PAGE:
Image reconstruction in Photoacoustic tomography (PAT)
Android mobile-platform-based image reconstruction:
Circular scan photoacoustic computed tomography requires image reconstruction from the collected PA signals. Usually, these reconstructions are done on a desktop/workstation, as they can be computationally intensive. Here, in this work, we developed an android mobile based reconstruction. It was developed in Python. We were able to obtain image reconstruction at as low as 2.4 sec without hampering the quality of the reconstructed images. More details can be found in Hui et al., Journal of Biomedical Optics 28 (2023).
Multi-angle PAT to compensate finite transducer size effects:
Tangential resolution in circular scan photoacoustic tomography is dependent on the transducer size and the distance from the scanning center. To address this problem, a multi-angle detection approach was proposed in which the transducer used for data acquisition rotates around its center (with specific angles) as well as around the scanning center. The angles are calculated based on the central frequency and the diameter of the transducer and the radius of the region-of-interest. Simulation and experimental results show a location independent tangential resolution can be achieved with this approach (similar to point-like transducer with large angular view). More details can be found in Hakakzadeh et al., Photoacoustics 27 (2022).
Tangential resolution improvement in PAT/TAT:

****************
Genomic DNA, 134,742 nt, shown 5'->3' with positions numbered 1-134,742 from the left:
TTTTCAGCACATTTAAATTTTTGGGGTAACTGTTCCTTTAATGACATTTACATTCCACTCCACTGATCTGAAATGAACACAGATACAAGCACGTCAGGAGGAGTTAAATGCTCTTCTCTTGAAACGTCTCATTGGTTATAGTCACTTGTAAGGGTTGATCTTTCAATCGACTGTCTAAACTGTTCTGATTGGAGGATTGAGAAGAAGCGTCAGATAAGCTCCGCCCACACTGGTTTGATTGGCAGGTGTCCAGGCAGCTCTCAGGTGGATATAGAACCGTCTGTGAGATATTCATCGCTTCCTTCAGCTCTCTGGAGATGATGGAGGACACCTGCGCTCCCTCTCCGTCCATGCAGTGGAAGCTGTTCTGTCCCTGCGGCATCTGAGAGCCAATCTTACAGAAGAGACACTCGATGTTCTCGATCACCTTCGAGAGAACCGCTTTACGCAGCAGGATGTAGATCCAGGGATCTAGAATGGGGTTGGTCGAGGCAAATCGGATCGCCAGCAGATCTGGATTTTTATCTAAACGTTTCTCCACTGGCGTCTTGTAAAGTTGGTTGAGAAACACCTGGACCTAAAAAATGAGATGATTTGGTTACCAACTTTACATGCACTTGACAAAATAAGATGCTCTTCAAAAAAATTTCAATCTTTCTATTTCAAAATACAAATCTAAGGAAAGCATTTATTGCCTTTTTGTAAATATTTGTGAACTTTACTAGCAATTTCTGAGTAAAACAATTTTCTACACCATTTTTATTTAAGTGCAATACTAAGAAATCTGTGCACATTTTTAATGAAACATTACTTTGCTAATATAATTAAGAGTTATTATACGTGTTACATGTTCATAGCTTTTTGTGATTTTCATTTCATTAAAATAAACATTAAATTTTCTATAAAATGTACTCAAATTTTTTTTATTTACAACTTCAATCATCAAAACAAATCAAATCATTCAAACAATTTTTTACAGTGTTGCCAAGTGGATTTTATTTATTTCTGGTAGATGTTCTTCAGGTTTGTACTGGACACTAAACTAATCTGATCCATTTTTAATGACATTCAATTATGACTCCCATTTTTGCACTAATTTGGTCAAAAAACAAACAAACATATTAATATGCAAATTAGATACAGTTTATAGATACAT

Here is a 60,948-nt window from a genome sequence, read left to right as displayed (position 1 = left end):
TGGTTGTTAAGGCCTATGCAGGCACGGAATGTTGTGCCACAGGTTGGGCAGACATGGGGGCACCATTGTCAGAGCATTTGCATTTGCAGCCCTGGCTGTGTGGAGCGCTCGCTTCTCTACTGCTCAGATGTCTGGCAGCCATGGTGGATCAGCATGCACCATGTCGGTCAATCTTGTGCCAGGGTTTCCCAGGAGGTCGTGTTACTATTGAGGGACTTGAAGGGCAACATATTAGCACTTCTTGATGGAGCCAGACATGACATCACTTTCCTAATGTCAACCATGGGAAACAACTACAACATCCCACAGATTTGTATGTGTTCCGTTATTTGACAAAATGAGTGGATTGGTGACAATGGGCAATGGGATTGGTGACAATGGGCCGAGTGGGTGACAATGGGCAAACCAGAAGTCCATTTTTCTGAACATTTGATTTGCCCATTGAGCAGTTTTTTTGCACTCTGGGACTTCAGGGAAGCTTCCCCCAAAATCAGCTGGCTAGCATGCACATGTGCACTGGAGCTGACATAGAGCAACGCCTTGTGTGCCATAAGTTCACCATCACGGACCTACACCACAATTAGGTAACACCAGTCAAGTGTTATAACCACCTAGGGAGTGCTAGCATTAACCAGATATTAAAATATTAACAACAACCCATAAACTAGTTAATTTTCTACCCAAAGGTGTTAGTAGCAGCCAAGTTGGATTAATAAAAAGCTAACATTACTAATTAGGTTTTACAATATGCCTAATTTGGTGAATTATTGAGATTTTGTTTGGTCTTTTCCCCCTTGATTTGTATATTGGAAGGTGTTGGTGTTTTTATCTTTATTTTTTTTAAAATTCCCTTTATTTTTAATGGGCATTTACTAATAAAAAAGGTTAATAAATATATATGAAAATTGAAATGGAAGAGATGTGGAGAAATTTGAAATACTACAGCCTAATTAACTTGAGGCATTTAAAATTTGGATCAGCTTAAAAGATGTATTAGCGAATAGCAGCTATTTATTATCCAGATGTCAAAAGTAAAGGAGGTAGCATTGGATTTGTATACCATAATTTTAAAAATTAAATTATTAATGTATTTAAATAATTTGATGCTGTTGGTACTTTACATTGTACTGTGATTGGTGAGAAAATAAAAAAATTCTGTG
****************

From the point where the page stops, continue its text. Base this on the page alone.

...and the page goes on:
Spatial resolution in photoacoustic and thermoacoustic tomography is ultrasound transducer (detector) bandwidth limited. For a circular scanning geometry the axial (radial) resolution is not affected by the detector aperture, but the tangential (lateral) resolution is highly dependent on the aperture size, and it is also spatially varying (depending on the location relative to the scanning center). Several approaches have been reported to counter this problem by physically attaching negative acoustic lens in front of the non-focused transducer, or using virtual point detectors. Here, we have implemented a modified delay-and-sum reconstruction method, which takes into account the large aperture of the detector, leading to more than fivefold improvement in the tangential resolution in photoacoustic (and thermoacoustic) tomography. It is also shown that, we were able to preserve the shape of the reconstructed objects with modified algorithm. More details can be found in Pramanik, JOSA A 31 (2014).
The modified delay-and-sum reconstruction algorithm was further demonstrated for cylindrical focused transducer, which is also commonly used in photoacoustic tomography. More than threefold improvement was observed on experimental data using tissue phantoms. More details can be found in Kalva et al., Journal of Biomedical Optics 21 (2016).
Deblurring of Reconstructed Image in PAT/TAT: